My 64 Lincoln has a hard time restarting after short trips.
If I drive 20 minutes to the store then run in and out quick, it won't start back up, just turns over and over. but if I wait 15 minutes it'll start back up. I recently added a spacer between the carb and the intake manifold because I thought there might be some heat related issues with the carb. that seemed to help but the problem arose once again yesterday and the outside temp. is getting warmer so it still might be a heat issue?
The symptoms sound like either and ignition module or electric fuel pump failure but unless modified, your car has neither. I suspect a fuel problem. The spacer was a good idea. Perhaps there's an internal problem with the carb allowing all the fuel to leak out of the bowl. I've seen the old Holley carburetors leak at the accelerator pump emptying the primary bowl every time I park. Fuel smell and fire hazard for sure. Pull the air filter housing, block the vacuum lines, look for leaks.
You have vapour lock. The spacer helped, but if my memory is right, you have a cast iron intake manifold on that car. That means that you have to keep the fuel line off the intake to keep it from boiling. That would explain why it starts again after it cools a bit. The gas becomes liquid again so the pump can move it. There is normally a gap between the manifold and the line on those car, and you may have to put some sort of heat shield under the line to keep it cool.
I put an Edelbrock carb on a few years ago, there may be a leak, I'll look into that. I'll definitely try wrapping the fuel line (from the pump to the carb) with some sort of heat shield, it does get really hot under the hood. Might try this tonight, will let you know how it goes, thanks!
I've never had a problem with an Edelbrock carb. Which one did you use? The 1401 square bore carb body? That is made by Weber and normally lasts forever with no problems. What intake is under the carb? The Edelbrock Performer is a great one, since it is well made, and helps produce maximum torque at minimum revs. Jetted at set up properly, the right carb on that and the gas mileage and performance off the line really improve.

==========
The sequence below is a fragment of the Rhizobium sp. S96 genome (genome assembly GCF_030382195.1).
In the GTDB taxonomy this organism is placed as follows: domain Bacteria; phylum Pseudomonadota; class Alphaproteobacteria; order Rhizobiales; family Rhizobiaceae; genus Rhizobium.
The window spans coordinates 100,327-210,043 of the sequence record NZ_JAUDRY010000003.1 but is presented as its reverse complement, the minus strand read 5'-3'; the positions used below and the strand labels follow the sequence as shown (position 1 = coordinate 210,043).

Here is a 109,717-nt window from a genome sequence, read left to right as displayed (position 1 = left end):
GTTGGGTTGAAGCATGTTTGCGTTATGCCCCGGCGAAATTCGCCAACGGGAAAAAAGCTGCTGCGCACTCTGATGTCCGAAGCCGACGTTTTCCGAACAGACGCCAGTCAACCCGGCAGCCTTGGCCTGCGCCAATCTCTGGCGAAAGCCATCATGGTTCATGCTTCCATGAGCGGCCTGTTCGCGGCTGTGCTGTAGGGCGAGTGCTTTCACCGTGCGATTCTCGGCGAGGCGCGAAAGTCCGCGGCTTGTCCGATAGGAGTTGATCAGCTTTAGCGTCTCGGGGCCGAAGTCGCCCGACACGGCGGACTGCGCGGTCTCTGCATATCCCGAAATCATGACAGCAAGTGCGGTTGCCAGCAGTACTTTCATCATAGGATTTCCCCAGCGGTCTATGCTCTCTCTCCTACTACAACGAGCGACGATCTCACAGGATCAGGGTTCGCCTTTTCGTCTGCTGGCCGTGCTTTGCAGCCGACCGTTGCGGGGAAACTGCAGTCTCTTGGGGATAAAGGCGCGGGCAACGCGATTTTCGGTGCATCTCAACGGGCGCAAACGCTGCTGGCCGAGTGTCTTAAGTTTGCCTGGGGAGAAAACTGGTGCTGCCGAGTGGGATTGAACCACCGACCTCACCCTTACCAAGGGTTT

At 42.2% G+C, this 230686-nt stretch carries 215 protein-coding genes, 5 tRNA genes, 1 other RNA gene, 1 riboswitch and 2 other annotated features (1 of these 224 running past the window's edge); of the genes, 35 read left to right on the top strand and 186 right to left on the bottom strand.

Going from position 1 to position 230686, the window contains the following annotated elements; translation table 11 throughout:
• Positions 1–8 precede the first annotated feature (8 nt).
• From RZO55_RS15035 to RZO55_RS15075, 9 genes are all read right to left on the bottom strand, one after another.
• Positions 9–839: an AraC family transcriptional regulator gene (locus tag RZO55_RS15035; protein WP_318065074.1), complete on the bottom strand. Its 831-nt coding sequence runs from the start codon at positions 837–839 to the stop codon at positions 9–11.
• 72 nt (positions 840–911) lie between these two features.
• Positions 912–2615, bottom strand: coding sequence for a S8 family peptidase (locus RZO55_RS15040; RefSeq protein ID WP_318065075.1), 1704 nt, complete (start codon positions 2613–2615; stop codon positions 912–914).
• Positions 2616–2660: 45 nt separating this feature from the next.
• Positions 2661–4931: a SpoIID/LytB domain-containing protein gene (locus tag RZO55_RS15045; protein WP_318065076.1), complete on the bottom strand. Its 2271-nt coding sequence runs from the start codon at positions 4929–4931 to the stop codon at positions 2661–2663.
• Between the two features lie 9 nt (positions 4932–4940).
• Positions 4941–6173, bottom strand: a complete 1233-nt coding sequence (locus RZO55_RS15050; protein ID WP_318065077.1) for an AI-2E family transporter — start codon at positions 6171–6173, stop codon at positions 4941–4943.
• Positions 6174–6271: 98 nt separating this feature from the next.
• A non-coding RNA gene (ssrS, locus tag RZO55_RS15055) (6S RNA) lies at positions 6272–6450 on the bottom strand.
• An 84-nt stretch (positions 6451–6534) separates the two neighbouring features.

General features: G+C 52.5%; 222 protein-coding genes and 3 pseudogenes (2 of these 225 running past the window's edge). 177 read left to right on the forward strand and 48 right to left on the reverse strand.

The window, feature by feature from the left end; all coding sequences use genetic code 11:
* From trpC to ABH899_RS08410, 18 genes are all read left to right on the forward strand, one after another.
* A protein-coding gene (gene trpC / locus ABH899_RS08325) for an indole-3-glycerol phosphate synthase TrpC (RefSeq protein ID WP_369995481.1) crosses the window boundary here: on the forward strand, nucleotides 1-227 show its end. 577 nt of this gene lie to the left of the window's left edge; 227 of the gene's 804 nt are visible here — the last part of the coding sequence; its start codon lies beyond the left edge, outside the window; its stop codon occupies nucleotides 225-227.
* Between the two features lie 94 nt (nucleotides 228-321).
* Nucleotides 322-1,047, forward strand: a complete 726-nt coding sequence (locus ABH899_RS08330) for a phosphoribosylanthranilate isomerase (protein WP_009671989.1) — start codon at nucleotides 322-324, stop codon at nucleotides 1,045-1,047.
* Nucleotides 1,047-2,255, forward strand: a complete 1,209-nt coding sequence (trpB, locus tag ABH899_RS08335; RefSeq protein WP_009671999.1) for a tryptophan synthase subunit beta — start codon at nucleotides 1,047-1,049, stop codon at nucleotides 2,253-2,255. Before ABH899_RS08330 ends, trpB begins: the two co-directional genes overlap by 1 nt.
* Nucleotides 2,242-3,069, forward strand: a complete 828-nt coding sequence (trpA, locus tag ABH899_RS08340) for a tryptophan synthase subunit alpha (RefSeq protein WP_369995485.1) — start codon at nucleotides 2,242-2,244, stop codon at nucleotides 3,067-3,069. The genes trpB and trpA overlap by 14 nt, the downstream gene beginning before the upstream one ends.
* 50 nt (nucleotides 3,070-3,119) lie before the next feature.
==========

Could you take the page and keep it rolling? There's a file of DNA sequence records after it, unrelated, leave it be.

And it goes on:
It may not be set up right? I'm def. not a carb expert. The intake is stock, I changed out the old carb because I had float issues and it ran rough but I don't ever recall this problem. I think it's a 1406 Edelbrock. I checked the fuel hose from the pump to the carb and it doesn't touch anything so I'm not sure it's the fuel line getting too hot. I'm just using standard rubber hose, should I be using something else?
You should be using metal line, not rubber. Also, if the line is more than a few years old, change it. The modern gas eats the rubber lines. Also, always use fuel stabilizer when you fill up. I am guessing that you don't use a tank of gas very quickly, and modern gas starts to 'turn' after about a month. Check the fuel filter, too. It could well be partly clogged. I would still think about putting some sort of insulation around the fuel line where it is in a hot environment. What you have sounds so much like old fashioned vapor lock.
I'll look into getting a metal line, I've changed the fuel filter so many times I can't keep track, fuel pump is the second one I've put on. I should probably drop the tank and have it cleaned. Thanks for the insight, I really appreciate it.
I think either the intake manifold is cracked, or the gaskets are leaking. I've been noticing a little bit of gas pooling at the rear top of the engine block. Pretty sure the carb is not leaking. Either way I've got to get that fixed, but that might be the issue? Is there an Edelbrock manifold that I could replace the stock one with if it's cracked or should I just go ahead and replace with a stock one? Hopefully it's just a matter of replacing the gaskets. Thanks!
If you check with Edelbrok, they will tell you which intake to use. the Performer series is designed for maximum torque as low as possible in the rav range. That makes a big difference in how the casr runs. Also, the Performer intakes are allow, so you will likely save a fairish amount of weight over the front wheels.
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